All of this is the cut any infiltration of exterior air as well as to provide a boundary layer between the cooler exterior walls and the floor and the warmer moist interior air. That's where you get much of your damage. Warm moist air hits cooler surfaces and the water gets deposited there, providing a place for mold to grow.

Common drywall has a big problem with that. It likes to retain moisture. I'm actually using cement board, which is pretty much moisture proof on the first 3 feet or so of wall, then moisture resistant drywall above that.

For comfort I'm still probably going with an electric dehumidifier, though the main living area, an office and a bedroom, will have a door to segregate them from the rest of the basement, as well as an additional 2" layer of foam insulation in both the walls and the ceiling.

Thanks for this! That makes a lot of sense, especially the point about drywall soaking up moisture that arises from the cooler exterior walls interacting with the moist air inside. We have drywall along some of the walls in the basement, which I actually may take down. Do you also plug leaks by digging around outside to find the source of the leak on the outside part of the basement wall?

David Trammel's picture

I actually have no water leaks in all but one crack. And that only happened in the huge storm we had last weekend. But I could see thru the wall cracks and I wanted them sealed before I glued the insulation on. Once its up, there's no taking it down.

We have about 4 feet of the cinder block walls which are above the ground. Useful for big windows and if I have to exit through them, means I don't have to try and get out a well. Bad because there are several minor cracks in the walls outside where the foundation and wall have settles. The cracks develop in the mortar between the bricks.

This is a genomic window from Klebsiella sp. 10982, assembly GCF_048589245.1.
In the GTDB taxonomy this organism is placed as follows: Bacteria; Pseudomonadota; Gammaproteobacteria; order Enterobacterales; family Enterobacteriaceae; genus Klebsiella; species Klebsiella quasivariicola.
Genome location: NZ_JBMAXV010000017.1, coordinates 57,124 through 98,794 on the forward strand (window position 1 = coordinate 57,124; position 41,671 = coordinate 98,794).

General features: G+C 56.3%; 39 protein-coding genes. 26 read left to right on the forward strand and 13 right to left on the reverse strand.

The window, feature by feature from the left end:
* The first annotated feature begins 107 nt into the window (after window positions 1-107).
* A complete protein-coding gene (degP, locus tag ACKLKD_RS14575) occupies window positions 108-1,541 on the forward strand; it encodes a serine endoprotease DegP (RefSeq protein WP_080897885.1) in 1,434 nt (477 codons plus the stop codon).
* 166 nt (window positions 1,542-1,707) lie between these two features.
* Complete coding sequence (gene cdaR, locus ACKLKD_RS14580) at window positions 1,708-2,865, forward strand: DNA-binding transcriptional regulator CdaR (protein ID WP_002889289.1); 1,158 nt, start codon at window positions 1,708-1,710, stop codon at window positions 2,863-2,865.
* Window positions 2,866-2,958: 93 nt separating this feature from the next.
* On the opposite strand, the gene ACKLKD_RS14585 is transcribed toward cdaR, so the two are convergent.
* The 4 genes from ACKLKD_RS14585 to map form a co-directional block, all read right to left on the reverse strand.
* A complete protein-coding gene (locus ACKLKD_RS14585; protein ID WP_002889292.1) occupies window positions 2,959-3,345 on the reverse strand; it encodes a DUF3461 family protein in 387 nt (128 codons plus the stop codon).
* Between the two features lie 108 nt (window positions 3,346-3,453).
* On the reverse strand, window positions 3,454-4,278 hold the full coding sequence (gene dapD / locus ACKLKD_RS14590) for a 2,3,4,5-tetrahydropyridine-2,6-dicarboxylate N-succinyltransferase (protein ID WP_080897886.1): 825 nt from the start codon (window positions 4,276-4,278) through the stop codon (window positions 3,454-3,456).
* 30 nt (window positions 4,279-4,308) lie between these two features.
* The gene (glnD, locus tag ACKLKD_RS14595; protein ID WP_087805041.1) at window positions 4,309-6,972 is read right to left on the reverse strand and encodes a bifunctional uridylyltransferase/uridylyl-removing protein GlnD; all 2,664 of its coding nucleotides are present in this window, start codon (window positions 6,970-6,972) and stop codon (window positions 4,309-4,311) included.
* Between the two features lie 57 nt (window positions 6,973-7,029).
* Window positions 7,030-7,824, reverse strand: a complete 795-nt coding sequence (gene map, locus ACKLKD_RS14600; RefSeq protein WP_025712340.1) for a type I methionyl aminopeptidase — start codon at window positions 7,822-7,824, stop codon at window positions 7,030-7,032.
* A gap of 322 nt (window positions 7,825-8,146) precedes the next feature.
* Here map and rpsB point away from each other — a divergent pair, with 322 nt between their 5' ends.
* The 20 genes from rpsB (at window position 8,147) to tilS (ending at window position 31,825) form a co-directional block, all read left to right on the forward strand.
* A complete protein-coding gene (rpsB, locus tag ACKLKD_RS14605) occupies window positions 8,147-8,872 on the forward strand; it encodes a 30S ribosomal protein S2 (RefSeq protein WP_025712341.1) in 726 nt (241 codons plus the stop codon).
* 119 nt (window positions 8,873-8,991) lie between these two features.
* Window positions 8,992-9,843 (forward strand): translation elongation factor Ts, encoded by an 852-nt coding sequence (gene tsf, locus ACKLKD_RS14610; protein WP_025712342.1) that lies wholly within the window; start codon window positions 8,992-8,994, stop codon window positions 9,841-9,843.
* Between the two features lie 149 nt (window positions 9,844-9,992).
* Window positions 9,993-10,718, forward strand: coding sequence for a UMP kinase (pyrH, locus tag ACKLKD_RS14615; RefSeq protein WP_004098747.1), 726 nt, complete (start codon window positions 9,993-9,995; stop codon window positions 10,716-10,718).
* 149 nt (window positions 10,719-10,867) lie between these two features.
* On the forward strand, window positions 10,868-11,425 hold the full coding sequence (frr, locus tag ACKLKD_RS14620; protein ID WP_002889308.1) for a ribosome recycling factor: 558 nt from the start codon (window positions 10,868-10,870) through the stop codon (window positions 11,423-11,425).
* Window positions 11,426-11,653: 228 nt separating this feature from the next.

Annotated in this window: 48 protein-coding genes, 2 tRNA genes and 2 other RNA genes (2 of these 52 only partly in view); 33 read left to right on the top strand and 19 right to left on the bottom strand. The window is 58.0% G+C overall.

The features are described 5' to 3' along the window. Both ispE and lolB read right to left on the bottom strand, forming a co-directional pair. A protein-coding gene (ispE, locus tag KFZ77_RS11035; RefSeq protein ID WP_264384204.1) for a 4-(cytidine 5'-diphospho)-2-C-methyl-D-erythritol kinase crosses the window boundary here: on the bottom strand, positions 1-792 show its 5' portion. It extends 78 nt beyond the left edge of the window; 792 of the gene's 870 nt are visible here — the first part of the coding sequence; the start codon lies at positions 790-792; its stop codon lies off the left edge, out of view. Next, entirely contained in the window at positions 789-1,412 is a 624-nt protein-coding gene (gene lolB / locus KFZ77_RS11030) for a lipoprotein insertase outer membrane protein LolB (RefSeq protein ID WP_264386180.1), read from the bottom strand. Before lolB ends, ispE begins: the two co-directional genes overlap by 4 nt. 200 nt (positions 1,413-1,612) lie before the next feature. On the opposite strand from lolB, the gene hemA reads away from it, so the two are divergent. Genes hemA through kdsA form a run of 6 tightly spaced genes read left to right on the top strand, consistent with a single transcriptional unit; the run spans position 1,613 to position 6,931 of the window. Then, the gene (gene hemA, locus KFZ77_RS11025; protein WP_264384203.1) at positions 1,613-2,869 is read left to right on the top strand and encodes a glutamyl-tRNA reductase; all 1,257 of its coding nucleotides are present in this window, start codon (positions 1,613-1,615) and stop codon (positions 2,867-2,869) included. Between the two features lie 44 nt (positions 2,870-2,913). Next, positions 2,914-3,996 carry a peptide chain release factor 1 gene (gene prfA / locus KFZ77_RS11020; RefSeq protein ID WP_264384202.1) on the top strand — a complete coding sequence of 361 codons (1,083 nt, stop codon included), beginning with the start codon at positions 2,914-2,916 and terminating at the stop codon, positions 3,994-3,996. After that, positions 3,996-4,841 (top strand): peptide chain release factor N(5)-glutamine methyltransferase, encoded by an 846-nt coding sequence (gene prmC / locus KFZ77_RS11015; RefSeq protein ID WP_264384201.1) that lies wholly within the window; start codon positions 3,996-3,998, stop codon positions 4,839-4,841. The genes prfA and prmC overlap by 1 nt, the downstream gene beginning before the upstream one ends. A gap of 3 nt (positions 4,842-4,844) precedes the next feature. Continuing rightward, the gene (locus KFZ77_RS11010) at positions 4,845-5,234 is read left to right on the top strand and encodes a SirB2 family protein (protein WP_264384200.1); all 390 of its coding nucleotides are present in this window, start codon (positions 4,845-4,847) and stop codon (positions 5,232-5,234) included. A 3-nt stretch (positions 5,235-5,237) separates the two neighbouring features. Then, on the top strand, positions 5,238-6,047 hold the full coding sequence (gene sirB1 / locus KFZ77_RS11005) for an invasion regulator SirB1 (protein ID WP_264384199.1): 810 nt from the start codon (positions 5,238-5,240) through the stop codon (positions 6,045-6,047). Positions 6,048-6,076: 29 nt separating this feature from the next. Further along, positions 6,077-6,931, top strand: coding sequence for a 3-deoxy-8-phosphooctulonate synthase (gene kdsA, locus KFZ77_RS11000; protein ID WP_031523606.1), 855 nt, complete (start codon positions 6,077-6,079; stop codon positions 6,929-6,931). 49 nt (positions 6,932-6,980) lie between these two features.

I may go back and see where I can patch outside but its not a priority. The reason is that from my reading, sealing the exterior with the interior having a vapor barrier on it, may cause the space within the wall to fill with water. Concrete will breath and allow moisture to pass thru it and out. Water that goes into the space in the bricks I believe drains out the base. So I want ground water and rain to evaporate outward.

The vapor barrier isn't 100% water proof. It just slows the passage of moisture to the point that there's really not enough to condense on the wall. To help take care of any minor moisture I actually have a 1" air gap between the insulation and the backside of the wall frames. The top of the gap is open into the rim joists behind the insulation in the walls, and should allow moisture to exit into the outside.

lathechuck's picture

In cold climates, you need a vapor barrier between the warm, humid indoor environment and insulation, so that the vapor barrier stays warm enough not to cause condensation (or freezing!) which would soak into the insulation. But in hot, humid climates, the vapor barrier has to be outside the insulation, so that condensation from the cold (air-conditioned) interior doesn't soak into the insulation. In my mid-Maryland temperate climate, the biggest energy expense is heating, so I assume that the vapor barrier (if there is one) is inside.

That's one MORE reason not to run the A/C down too far (in addition to household expense, and global environmental impact). We've got it set to 78F, and run a dehumidifier all summer. Sometimes, we'll knock it back to 76F for cooler sleeping (under a slow ceiling fan).

Given that we can trade-off temperature and humidity for equal comfort, I think it's best to go for warm and dry! Heat conduction (which the A/C counteracts) is proportional to the temperature difference, not the humidity difference.

David Trammel's picture

In several places I can look into the air gap and check for moisture but I'm not using any fiber type insulation matting. Everything is foam board so it shouldn't absorb any moisture. The dry wall is all the type that is treated to resist moisture.

I may run some temperature experiments this Winter by hanging a thermometer down into the space, then another in the living area, perhaps even one into the spaces inside the concrete blocks themselves and of course one outside. Then take time based readings and see how the temperature varies across the layers of insulation.